Curcumin, the primary active compound in turmeric, is especially potent. It offers powerful anti-inflammatory and antioxidant properties, and has been shown to improve oxidative stress markers, per a?review and meta-analysis published in the Journal of Functional Foods.

Oxidative stress is a phenomenon caused by an imbalance between free radicals (unstable molecules often created by environmental pollutants) and antioxidants (molecules that neutralize free radicals), according to an?article in Oxidative Medicine and Cellular Longevity. When this happens, free radicals are able to damage various cells in your body. In response, the immune system triggers inflammation. While research is ongoing, there may be a connection between this immune system response to oxidative stress and autoimmune disorders, according to a description published in March 2022 in Oxidative Medicine and Cellular Longevity.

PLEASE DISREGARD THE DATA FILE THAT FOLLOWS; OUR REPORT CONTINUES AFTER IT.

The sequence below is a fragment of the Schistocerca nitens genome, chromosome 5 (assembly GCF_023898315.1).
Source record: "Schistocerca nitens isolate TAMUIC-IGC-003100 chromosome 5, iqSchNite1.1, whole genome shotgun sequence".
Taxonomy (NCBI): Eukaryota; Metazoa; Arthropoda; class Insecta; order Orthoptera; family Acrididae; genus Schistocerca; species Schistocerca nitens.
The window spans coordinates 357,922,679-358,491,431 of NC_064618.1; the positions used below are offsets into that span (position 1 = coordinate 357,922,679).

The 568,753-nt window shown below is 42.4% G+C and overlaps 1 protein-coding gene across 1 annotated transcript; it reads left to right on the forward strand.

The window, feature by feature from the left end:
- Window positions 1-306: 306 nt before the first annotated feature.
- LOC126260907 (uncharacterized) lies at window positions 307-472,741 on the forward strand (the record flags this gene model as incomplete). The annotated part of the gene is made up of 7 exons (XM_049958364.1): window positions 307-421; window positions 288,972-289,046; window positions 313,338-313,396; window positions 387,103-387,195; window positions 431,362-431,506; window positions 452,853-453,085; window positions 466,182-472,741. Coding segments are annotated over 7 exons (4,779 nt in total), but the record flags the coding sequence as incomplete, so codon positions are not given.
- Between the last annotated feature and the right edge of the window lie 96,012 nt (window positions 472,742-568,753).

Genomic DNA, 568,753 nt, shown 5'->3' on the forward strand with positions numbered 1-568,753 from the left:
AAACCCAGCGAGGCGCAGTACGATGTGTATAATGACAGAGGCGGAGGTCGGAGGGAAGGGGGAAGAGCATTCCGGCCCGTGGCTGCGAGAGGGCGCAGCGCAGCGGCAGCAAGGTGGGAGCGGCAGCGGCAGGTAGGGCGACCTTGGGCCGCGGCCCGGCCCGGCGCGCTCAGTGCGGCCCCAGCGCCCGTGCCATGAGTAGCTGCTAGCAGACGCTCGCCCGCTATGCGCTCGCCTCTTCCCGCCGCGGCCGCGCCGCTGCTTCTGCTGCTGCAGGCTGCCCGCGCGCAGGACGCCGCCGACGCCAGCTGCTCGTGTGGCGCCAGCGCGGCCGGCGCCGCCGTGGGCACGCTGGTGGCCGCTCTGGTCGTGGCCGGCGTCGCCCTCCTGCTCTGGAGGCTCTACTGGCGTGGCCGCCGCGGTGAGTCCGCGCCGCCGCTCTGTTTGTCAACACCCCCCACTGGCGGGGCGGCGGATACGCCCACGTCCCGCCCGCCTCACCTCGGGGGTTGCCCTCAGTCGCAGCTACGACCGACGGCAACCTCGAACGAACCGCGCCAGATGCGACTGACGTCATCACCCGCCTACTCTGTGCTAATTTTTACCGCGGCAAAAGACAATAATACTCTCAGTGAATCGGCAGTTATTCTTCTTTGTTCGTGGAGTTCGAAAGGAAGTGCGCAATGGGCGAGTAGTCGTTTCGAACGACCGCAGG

How to Enjoy It Turmeric can be better absorbed in the presence of some fats, as well as piperine, a compound in black pepper, according to research. Therefore, Bazilian suggests mixing up a mug of golden milk — a hot drink made of turmeric, milk with fat, and other warm spices like black pepper — to score more of this anti-inflammatory spice. Turmeric is also great when added to curries, soups, and roasted meats.